• Projects themselves create dependencies if you transition project teams off them too quickly - coming back to help fix issues when you have moved onto a new project results in context switching and dependencies
  • It is better to organise teams around products than projects, and keep the team consistently working on that product (no set up and organisation cost of establishing the team).

2.4 Unplanned Work

  • You need to plan for unplanned work - it will always exist.
  • Use metrics to track the ratio of unplanned work, and then assign resource accordingly.

2.5 Prioritise (x3)

  • Beware the lack of good rules for prioritisation - when everything is Priority 1, nothing is priority 1!
  • Making priority policies visible is vital - it drives the right conversations for delivering ideal outcomes.
  • It is not unusual for wait times to be more than 80% of the total time - organisations are often blind to the issue of queues, and focus on resource efficiency instead of applying systems thinking to improve efficiency of the whole system, end to end. Remove impediments before adding resource!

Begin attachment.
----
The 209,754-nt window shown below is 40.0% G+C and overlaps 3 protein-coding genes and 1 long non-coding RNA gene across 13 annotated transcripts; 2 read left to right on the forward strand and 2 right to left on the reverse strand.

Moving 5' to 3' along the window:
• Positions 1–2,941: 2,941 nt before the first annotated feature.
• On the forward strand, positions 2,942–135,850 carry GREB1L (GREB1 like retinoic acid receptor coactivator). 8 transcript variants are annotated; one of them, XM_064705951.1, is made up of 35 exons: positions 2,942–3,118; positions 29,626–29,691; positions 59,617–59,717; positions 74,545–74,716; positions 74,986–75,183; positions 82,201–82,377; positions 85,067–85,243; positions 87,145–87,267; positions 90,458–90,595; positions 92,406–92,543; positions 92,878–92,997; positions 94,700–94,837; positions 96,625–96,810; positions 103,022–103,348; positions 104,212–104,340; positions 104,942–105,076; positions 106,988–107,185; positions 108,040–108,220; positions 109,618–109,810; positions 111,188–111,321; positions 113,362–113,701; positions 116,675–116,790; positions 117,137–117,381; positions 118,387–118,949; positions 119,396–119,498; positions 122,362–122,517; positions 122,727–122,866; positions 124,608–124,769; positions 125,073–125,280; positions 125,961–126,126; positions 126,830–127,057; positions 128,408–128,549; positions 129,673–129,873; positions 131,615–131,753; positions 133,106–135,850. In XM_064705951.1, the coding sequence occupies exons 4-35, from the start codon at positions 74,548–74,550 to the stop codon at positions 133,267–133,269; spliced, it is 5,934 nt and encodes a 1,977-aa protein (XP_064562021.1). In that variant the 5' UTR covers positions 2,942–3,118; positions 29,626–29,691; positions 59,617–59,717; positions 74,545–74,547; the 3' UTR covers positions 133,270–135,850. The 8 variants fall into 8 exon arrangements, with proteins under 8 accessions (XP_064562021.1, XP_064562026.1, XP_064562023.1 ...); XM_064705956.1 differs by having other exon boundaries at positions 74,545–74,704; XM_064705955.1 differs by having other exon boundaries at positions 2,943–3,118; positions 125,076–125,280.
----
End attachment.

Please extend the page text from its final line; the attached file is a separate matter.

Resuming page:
• Many ways to prioritise
    • Cost of Delay (CoD)
    • First In First Out (FIFO)
    • Highest Paid Person’s Opinion (HIPPO)
    • Weighted Shortest Job First (WSJF)
  • Cost of Delay (CoD) is a good way to prirotise. Value and time are two constantly changing variables. CoD asks what value is lost by the delay of something? How much will we lose if we deliver this feature 12 months later?
  • People take on more WIP when they are unclear on priorities.
  • It’s important to note that bringing new work into the folder competes with other projects, increasing their cost of their delay.

2.6 Multitasking and Neglected Work

  • Multitasking is an effective way to get less done - your are likely to do each of them as effectively and sometimes you won’t finish them at all.
  • Neglected work is another term for partially completed work. Consider a partially completed bridge - it is already expensive but provides zero value until it is finished. This needs to be constantly reviewed, and decisions must be made to complete, park, or discard. Neglected work is not a priority, but it still consumes some mental budget. Purge low-value projects.
  • Important work that is delayed becomes urgent, unplanned work!

Part 3 - Metrics, Feedback and Circumstances


  • Lack of visible data in IT makes us blind to problems because we don’t have anything to tell us how we are actually doing.